A proposed class action alleges the Corporation of the President of the Church of Jesus Christ of Latter-day Saints (COP)—the legal entity behind what’s informally known as the LDS or Mormon Church—secretly funnels an “enormous portion” of donations intended for charitable causes into its investment portfolio.
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The 38-page lawsuit says the Salt Lake City, Utah-based church promises members that their expected tithing contributions—which traditionally amount to 10 percent of their income—are “always used” for charitable purposes. Likewise, COP represents to anyone looking to give to its philanthropic arm or humanitarian services that “100 percent of every dollar donated is used to help those in need,” the case relays.
Despite these representations, billions of dollars in tithing funds and philanthropic donations have been diverted to the church’s investment management company, co-defendant Ensign Peak Advisors, where the money is continually reinvested and never used to fund church organizations or efforts, the complaint claims.
According to the case, the defendants’ alleged scheme remained deliberately hidden from the public for decades until a former senior portfolio manager at Ensign filed a whistleblower complaint with the IRS in 2019.
The whistleblower report revealed that Ensign, a “$100+ billion” non-profit entity created in 1997, “exclusively for religious, educational and charitable purposes,” made zero distributions in the first 12 years of its existence and zero distributions in the five years prior to the filing of the complaint, the suit relays.
The lawsuit, citing the whistleblower report, also claims that Ensign’s only two outflows in 22 years—$600 million in 2009 and a series of payments made between 2010 and 2014 totaling $1.4 billion—were respectively used to bail out a failing for-profit life insurance company owned by COP and construct the City Creek Mall in Salt Lake City.
Even after the whistleblower came forward in 2019, the church continued to misrepresent its use of donated funds, assuring the public in a statement issued later that year that it “complies with all applicable law governing our donations, investments, taxes and reserves,” the case says.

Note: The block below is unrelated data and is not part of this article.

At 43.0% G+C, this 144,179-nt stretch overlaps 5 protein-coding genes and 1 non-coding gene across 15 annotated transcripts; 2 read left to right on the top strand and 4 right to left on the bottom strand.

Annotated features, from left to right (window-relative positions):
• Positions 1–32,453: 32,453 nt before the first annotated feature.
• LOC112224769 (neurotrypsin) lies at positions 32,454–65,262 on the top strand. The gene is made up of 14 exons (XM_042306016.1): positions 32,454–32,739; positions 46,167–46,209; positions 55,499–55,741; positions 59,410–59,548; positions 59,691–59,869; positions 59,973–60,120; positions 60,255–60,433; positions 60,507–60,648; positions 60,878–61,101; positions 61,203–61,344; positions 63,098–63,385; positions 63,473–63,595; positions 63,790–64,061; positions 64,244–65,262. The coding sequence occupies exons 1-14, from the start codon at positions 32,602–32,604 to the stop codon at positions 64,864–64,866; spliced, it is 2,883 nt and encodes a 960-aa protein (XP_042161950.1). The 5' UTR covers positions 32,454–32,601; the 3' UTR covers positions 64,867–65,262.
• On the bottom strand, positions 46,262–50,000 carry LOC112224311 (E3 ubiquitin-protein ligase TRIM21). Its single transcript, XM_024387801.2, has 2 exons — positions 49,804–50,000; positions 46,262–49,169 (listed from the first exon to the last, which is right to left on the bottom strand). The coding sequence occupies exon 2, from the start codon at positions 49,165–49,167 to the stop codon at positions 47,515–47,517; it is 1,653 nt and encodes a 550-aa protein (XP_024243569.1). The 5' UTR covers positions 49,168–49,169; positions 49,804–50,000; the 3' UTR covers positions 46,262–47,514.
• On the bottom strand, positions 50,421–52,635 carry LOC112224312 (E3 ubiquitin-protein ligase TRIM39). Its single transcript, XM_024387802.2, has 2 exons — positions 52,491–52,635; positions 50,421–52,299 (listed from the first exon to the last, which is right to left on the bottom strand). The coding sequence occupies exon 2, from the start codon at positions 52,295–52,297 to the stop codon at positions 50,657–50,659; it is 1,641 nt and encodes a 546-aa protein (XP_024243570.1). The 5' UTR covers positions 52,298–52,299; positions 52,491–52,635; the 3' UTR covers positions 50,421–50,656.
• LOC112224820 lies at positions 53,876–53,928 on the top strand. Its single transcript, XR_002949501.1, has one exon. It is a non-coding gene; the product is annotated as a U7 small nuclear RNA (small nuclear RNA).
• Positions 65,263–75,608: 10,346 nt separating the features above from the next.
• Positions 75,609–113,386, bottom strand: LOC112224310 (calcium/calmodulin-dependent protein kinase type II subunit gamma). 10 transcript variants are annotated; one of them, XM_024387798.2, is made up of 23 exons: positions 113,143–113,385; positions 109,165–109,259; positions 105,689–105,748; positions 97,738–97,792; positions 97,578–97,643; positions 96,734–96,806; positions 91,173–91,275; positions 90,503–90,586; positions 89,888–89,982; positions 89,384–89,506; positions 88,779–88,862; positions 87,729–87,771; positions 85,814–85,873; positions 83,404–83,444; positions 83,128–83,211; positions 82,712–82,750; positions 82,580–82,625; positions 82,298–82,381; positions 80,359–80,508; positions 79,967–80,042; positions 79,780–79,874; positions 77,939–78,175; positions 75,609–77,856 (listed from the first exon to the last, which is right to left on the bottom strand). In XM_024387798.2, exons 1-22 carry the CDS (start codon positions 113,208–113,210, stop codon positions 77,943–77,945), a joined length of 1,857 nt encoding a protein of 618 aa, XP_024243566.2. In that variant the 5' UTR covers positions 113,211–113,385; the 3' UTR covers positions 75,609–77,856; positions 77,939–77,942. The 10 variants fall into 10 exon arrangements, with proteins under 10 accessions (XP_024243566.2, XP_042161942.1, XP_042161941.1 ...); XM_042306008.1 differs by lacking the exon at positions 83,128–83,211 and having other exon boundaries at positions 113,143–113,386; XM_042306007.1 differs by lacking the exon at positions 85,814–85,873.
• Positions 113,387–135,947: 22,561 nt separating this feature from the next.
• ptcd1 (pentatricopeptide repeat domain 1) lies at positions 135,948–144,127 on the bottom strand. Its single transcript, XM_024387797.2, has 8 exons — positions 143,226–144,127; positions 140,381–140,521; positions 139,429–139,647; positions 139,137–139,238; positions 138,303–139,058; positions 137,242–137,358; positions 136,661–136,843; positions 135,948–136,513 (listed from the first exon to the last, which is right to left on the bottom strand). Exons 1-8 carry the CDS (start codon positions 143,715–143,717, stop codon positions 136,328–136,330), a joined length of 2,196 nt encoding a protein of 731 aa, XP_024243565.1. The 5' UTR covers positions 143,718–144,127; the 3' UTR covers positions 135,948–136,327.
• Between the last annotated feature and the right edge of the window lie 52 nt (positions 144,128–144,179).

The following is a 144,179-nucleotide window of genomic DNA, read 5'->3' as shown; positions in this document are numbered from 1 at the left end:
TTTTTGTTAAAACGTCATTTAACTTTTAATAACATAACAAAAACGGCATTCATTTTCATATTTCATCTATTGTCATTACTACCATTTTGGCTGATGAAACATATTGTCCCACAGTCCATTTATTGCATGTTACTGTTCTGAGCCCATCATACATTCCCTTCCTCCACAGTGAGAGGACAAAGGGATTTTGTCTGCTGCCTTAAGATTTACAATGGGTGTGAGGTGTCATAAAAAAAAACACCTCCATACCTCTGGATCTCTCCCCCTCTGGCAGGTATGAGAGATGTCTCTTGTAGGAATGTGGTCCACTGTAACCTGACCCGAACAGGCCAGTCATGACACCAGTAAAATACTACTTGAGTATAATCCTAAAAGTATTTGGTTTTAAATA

In reality, the defendants have severely understated the extent of Ensign’s assets in sworn financial reports to the IRS in an effort to conceal its “large-scale hoarding” of donated funds, the complaint alleges.
For example, “[o]n Ensign’s [Form] 990 for 2010, its President signed under penalty of perjury that the ‘Book value of all assets at end of year’ was ‘over 1,000,000’ dollars,” the suit reads. “In actuality, the book value of Ensign’s assets at the time was approximately $40,000,000,000[.]”
In the same vein, the defendants agreed in 2023 to pay $5 million to settle charges from the U.S. Securities and Exchange Commission (SEC) alleging that they were evading public reporting requirements, the suit relays. Per the complaint, the SEC claimed that COP and Ensign were hiding their assets using 13 out-of-state shell corporations “to avoid negative consequences in light of the size of The Church’s portfolio,” which the suit says has “yielded more capital than some nations.”
The plaintiffs, three individuals who donated tens or hundreds of thousands of dollars to the church over the past decade, claim they believed, based on the church’s representations, that their money would be used only for charitable purposes. Had the plaintiffs known how the church actually used their contributions, they would not have donated their funds or they would have donated smaller amounts, the filing contends.
“[The plaintiffs] did not believe and had no reason to ever suspect that COP would take any portion of their donations and invest it into Ensign, where it would sit and accumulate interest in perpetuity and otherwise be used in manners antithetical to the purported mission of COP and Ensign,” the complaint states.
The lawsuit looks to represent anyone in the United States who donated money to the Church of Jesus Christ of Latter-day Saints or Ensign Peak Advisors since January 1, 1998.
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